Starting from relationships suggests a different set of values that can be shared by a wide range of people irrespective of their religious or political views – because relationships are so fundamental to all human life. These are the values of the Relational Thinking Network:
Freedom, equality, truth, justice and solidarity can only have meaning in the context of relationships – with others and with God.
For all of us, relationships are the basis of identity, learning, opportunity, achievement, and wellbeing.
Because quality of relationship powerfully affects both people and institutions, relational capital is a primary source of value.
A good society connects its members in ways that encourage appropriate mutuality, transparency, understanding, fairness, and common vision.
All persons should be treated without partiality under the law, and have their inherent worth respected.
In a sustainable society, the rights of individuals, communities, institutions, and third parties must be held in balance across social networks that include future generations.
Where relationships break down between individuals or peoples, restraint and mediation are to be pursued in preference to separation or violence.
Members of the Relational Thinking Network have specific goals aimed at transforming society through their organizations:
1. Using money and other resources, and by structuring financial systems – to foster healthy commercial, social and international relations.
Finance shapes relationships in many ways, for example through the impact of debt, capital flows, investment and spending patterns. Ownership involves responsibilities, and resources should be used in ways that strengthen relationships rather than undermining them.
2. Influencing organizations to think and act relationally – to uphold a social environment in which relationships thrive.
Relationships can be fostered or undermined by the policies and actions of governments, as well as by those of public and private sector organizations. The strategy, structure, culture and working practices of an organization should be conducive to the flourishing of relationships, both within that organization and in wider society.
3. Supporting family networks – for the love, support and welfare of the individual.
Stable family life benefits adults and children in terms of both emotional and practical support. Families have a wide range of care and welfare responsibilities, particularly for children, partners and elderly relatives. The extended family has a vital role in supporting marriage and the nuclear family, and as a mediating institution between individuals and the state.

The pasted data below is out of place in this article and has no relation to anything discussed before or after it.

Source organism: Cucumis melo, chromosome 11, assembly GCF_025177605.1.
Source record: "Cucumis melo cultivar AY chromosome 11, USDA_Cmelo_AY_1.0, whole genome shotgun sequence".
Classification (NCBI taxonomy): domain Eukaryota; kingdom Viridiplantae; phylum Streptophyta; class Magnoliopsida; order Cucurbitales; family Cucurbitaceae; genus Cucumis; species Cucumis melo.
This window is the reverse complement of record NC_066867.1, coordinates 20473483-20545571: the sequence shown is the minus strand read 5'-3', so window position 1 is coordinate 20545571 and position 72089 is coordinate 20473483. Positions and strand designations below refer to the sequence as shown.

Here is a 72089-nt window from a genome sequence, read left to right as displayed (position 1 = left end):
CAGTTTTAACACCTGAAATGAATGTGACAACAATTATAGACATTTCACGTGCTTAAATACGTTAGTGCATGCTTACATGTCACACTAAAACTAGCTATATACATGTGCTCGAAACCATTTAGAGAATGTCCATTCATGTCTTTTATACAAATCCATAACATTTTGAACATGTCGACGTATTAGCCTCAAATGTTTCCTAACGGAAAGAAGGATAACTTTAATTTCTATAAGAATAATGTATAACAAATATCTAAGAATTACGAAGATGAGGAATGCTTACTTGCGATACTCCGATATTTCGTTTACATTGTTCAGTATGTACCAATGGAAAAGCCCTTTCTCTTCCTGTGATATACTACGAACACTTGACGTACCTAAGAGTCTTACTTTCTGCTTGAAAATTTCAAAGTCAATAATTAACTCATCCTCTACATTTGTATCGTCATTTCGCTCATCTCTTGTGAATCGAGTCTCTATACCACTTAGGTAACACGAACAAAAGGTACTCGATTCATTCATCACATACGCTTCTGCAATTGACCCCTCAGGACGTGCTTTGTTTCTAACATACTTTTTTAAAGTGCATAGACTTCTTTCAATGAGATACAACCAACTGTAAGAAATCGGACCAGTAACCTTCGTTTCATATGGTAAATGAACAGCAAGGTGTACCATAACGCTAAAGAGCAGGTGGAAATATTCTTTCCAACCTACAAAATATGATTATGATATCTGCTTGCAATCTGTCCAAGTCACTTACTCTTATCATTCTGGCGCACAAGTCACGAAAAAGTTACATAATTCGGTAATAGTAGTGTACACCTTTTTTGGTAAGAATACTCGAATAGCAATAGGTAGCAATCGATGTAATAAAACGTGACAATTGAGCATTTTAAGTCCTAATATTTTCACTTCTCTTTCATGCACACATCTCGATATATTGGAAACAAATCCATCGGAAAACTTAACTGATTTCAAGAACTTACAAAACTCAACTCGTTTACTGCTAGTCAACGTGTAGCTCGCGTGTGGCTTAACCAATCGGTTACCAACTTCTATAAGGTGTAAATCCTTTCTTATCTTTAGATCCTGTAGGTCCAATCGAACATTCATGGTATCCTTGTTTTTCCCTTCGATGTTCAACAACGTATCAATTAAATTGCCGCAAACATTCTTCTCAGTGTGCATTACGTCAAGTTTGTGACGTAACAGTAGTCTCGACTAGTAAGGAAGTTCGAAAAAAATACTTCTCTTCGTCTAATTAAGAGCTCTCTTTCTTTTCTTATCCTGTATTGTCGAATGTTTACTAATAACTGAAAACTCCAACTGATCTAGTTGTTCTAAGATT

4. Enabling personal and family rootedness – to build strong communities.
Rootedness involves developing a sense of belonging and practical involvement – in cities, towns and neighbourhoods. Rootedness is important for personal wellbeing, for access to support networks, and for the ability to participate fully in community life.
5. Encouraging a shared national culture – to foster inclusion and cohesion.
Cohesion and inclusion cannot flourish without a shared culture which embraces diversity and includes respect for liberty of conscience.
6. Focusing on justice and reconciliation – as the basis for achieving peace and social harmony.
This applies to personal, corporate, regional, ethnic and international relationships. Building peace requires encouraging reconciliation, restoring relationships, and addressing the many factors that contribute to their breakdown.
7. Ensuring that political power and economic assets are widely spread – to promote accountability and community development.
Decision making at a distance, as well as financial dependence, tend to inhibit responsiveness to local needs as well as responsibility for addressing them. However, the desire for greater local responsibility can be in tension with concern for ensuring quality and equity at a wider level. So, where decisions or controls need to be located at higher levels, this should be done in ways that support local capacity and responsibility.
8. Fulfilling responsibilities – particularly to those who are disadvantaged relationally and/or materially.
Rights must be balanced by responsibilities. People are responsible both for their own relationships and for the impact of their actions on others. Relational deprivation is as serious as material deprivation, and there is a particular duty to care for those who lack supportive relationships.
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